After feeling like I’d already wasted more than half an hour and thus wanting to get on with the workshop, I made a beeline for the bowl and thus pulled the name of someone who’d only recently arrived. I then headed for a table of men who had arrived relatively recently, and luckily found the owner of “my” nametag right away. Since the advertised gathering had an HR-oriented topic, I asked “Is your firm hiring right now?” and this man, clearly part of the “other” networking group, apparently had no idea of the HR topic of the gathering and was taken aback. Then, because I was already engaged in conversation with Shawn (I knew someone’s name at last!), he didn’t walk to the fishbowl, so the icebreaker organizer brought him the fishbowl to select a nametag. I got lucky again, as he ended up pulling my nametag and neither of us had to wander the room interrupting other conversations. I can’t remember the question he asked me — it was neither challenging to answer nor particularly interesting. Even though we’d been talking for a few minutes, he was hard-pressed to think of any meaningful question. I later learned that others asked unremarkable questions such as “Where do you work?” Also, after these awkward introductions, the official program began and there were no other opportunities for people to speak with one another and thus get value from our nametags.

Deconstructing the experience, I find lots of problems:

  • It’s disorienting to wander among strangers without nametags.
  • Especially when many participants at a group already know one another, not welcoming strangers is problematic.
  • Having a long period of unstructured time before programming begins without an organized icebreaker means participants essentially must “break the ice” on their own, making the planned icebreaker anticlimactic and useless.
  • The structure of this particular icebreaker rather implies that we’re not supposed to use our names until we receive our nametag back, and the lack of clarity creates confusion and stress.
  • When we actually received instructions for the icebreaker, they weren’t communicated clearly or structured in such a way to help everyone participate successfully.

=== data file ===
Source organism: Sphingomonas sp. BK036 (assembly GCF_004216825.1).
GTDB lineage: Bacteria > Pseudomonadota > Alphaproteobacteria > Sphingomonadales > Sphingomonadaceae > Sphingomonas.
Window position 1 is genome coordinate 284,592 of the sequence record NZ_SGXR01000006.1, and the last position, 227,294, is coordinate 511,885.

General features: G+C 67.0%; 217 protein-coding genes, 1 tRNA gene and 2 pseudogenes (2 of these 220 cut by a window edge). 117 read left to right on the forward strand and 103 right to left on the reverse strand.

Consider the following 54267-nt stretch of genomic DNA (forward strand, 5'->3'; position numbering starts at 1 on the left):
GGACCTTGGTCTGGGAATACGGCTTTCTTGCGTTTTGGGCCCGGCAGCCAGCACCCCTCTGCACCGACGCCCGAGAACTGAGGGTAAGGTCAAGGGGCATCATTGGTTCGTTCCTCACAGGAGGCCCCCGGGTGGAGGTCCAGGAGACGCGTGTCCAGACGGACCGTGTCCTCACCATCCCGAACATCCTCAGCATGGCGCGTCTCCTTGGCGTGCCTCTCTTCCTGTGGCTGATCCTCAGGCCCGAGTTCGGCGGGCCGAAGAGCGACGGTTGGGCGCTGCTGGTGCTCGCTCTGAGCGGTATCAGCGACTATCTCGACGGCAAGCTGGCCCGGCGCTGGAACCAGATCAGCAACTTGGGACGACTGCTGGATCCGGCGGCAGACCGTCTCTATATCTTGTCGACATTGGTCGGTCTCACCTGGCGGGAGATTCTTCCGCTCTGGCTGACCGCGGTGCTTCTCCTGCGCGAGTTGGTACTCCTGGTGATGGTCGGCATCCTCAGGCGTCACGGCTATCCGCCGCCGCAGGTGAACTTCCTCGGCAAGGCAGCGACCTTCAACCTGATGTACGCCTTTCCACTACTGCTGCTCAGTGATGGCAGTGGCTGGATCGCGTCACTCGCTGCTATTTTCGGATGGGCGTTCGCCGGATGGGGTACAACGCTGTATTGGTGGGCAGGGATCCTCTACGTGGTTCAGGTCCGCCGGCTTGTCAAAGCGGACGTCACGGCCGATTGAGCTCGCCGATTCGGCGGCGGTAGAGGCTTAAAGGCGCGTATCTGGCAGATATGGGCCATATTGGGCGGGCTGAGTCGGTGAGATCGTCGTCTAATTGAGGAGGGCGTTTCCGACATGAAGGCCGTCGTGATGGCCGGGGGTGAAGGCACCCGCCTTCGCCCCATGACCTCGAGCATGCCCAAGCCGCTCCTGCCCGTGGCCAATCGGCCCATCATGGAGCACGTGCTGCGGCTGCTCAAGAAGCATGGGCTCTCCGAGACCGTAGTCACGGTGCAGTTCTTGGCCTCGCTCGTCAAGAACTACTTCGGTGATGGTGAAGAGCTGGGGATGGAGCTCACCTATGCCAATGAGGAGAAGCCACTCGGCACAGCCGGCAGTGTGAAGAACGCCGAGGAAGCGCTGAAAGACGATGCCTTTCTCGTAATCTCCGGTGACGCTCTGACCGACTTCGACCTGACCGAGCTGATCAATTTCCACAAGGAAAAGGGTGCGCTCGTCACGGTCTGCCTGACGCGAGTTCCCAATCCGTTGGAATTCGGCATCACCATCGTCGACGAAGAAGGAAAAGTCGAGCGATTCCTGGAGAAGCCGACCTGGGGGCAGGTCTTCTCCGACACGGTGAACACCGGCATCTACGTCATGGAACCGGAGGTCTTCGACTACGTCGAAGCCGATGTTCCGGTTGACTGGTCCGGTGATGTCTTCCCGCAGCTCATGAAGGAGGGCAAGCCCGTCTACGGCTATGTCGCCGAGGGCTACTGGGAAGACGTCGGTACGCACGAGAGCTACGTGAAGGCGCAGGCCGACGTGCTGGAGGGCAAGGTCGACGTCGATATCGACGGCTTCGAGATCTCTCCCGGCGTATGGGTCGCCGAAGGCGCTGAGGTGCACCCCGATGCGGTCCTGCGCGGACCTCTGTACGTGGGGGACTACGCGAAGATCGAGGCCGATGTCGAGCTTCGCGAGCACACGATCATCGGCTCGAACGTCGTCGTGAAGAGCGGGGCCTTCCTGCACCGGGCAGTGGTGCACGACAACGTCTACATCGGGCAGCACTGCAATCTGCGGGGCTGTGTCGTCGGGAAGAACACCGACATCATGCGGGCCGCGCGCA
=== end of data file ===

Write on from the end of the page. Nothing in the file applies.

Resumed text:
• Having a meeting start half an hour later than people expect is disrespectful of everyone who arrives on-time per the invitation.
  • And, it’s not about the icebreaker, but definitely something to consider, planning a women-only gathering but unexpectedly combining it with a men’s group is patriarchal especially if all the women weren’t informed ahead of time.

Phew! “Ugly” indeed!

What does it mean to break the ice “well?”

In NSRF terms, breaking the ice “well” has these attributes:

  • Participants are welcomed and know what to do.
  • Participants meet in pairs at first, cycling through a few pairs before needing to be introduced to the larger crowd (if that’s even necessary).
  • “Hard questions” are avoided, or if they must be asked, time is set aside to think about them first.
  • Introductions go beyond the simplest “who, what, where” facts, and the additional content is related to the mission or the task at hand.

And, not icebreaker-related, but relevant based on today’s post:

  • Nametags are available, ideally along with matching table tents for people across the room, and first names in both instances are printed in a large font making them easy to read from far away.

What’s been your experience with “the good, the bad, and the ugly” in icebreakers?  Please comment and tell us about it!